Discovering Indian Key: A Hidden Gem in Islamorada, Florida Keys
Indian Key, is a small island located in Islamorada within the stunning Florida Keys. Whether you’re a local, a frequent visitor, or someone considering making the Keys your home, Indian Key offers a unique blend of history, nature, and adventure that’s worth exploring.
A Brief History
Indian Key has a rich and tumultuous history that dates back to the early 19th century. It was once the county seat for Dade County and a bustling center for wrecking, the practice of salvaging goods from ships that had met their unfortunate end on the reefs. However, the island was attacked in 1840 during the Second Seminole War, leading to its abandonment. Today, it stands as a State Historic Site, offering a glimpse into Florida’s complex past.
The Early Years
Before European contact, the island was likely used by Native Americans, specifically the Calusa and Tequesta tribes, as a fishing camp. However, it wasn’t until the early 19th century that Indian Key began to gain prominence as a significant outpost.
The Wrecking Era
In the early 1800s, Indian Key became a hub for “wreckers,” individuals who made their living by salvaging goods from ships that had wrecked on the nearby reefs. The island was strategically located near the Florida Reef, making it an ideal base for these operations.
Jacob Housman, a shipwrecker from New York, saw the island’s potential and acquired it in 1831. Under his ownership, Indian Key flourished as a wrecking port. Housman developed the island, building warehouses, a hotel, and homes, effectively turning it into a bustling community.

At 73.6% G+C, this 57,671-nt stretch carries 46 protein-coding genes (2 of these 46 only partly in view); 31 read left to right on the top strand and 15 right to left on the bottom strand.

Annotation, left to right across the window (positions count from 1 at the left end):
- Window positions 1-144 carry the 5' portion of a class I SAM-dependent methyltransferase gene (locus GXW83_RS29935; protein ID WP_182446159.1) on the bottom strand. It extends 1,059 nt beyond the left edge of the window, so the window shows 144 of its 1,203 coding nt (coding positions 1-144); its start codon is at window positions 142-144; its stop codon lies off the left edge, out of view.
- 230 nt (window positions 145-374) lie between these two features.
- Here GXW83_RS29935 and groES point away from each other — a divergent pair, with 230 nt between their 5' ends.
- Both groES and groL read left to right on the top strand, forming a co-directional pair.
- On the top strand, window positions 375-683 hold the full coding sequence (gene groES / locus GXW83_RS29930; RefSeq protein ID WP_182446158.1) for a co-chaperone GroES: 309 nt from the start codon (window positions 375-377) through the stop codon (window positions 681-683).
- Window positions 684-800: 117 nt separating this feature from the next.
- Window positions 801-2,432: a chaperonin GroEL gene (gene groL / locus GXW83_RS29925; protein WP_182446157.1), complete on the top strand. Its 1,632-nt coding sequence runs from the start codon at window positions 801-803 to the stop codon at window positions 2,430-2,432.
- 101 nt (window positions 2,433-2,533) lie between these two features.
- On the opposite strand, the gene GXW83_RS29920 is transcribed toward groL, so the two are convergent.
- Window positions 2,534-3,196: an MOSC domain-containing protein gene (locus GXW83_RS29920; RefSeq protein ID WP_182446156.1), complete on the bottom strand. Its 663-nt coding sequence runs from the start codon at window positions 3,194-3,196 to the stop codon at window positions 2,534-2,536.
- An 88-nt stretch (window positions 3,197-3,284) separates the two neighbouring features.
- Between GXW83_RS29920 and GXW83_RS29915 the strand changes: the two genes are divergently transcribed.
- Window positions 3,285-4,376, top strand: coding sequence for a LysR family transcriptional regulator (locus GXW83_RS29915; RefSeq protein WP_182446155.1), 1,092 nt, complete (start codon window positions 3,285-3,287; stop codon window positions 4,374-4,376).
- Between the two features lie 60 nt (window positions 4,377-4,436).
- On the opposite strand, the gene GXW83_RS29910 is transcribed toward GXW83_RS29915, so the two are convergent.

Housman had grand ambitions for Indian Key. He managed to get the island designated as the Dade County seat in 1836, which was a significant political achievement at the time. The island even had its own post office and began to attract a more diverse population, including artisans, sailors, and merchants.
The Seminole Wars and the Attack of 1840
Despite its prosperity, Indian Key was not immune to the conflicts that plagued Florida during this period. The Second Seminole War (1835-1842) was a particularly turbulent time. On August 7, 1840, a group of Seminole warriors led by Chekika attacked Indian Key. The island was caught off guard, and in the ensuing conflict, several residents were killed, and much of the settlement was burned to the ground. Jacob Housman tried to defend the island but was unsuccessful and eventually died in another shipwreck shortly after the attack.
Abandonment and Preservation
After the attack, Indian Key was largely abandoned and fell into obscurity. It wasn’t until the late 20th century that efforts were made to preserve the island’s history. Today, Indian Key is a Florida State Historic Site, accessible only by boat, and serves as a poignant reminder of the region’s complex past.
A Living Museum
Visitors to Indian Key can still see the remnants of its former life—the foundations of buildings, cisterns, and even the remnants of Housman’s home. The island serves as a living museum, offering a window into a bygone era that shaped the Florida Keys in ways both tangible and intangible.
How to Get There
Getting to Indian Key is an adventure in itself. The island is accessible only by boat, kayak, or paddleboard. You can rent these from various vendors in Islamorada or even join a guided tour. The journey offers a fantastic opportunity to spot local wildlife like manatees, dolphins, and a variety of bird species.
If you’re in Islamorada, make sure to add this place to your To Do list!
What to Do
Historical Tour: The island has self-guided walking trails with informational plaques that tell the story of Indian Key’s past. You can also opt for a guided tour to get a more in-depth understanding.
Snorkeling: The waters around Indian Key are crystal clear, making it a fantastic spot for snorkeling. You’ll find an array of colorful coral and fish species.
Photography: Given your love for capturing memorable moments, Jamie, you’ll find plenty of photo ops here. From the historical ruins to the breathtaking sunsets, every corner is a photographer’s dream.
Picnicking: There are designated areas where you can enjoy a meal with a view. Just remember to pack out what you pack in to keep the island pristine.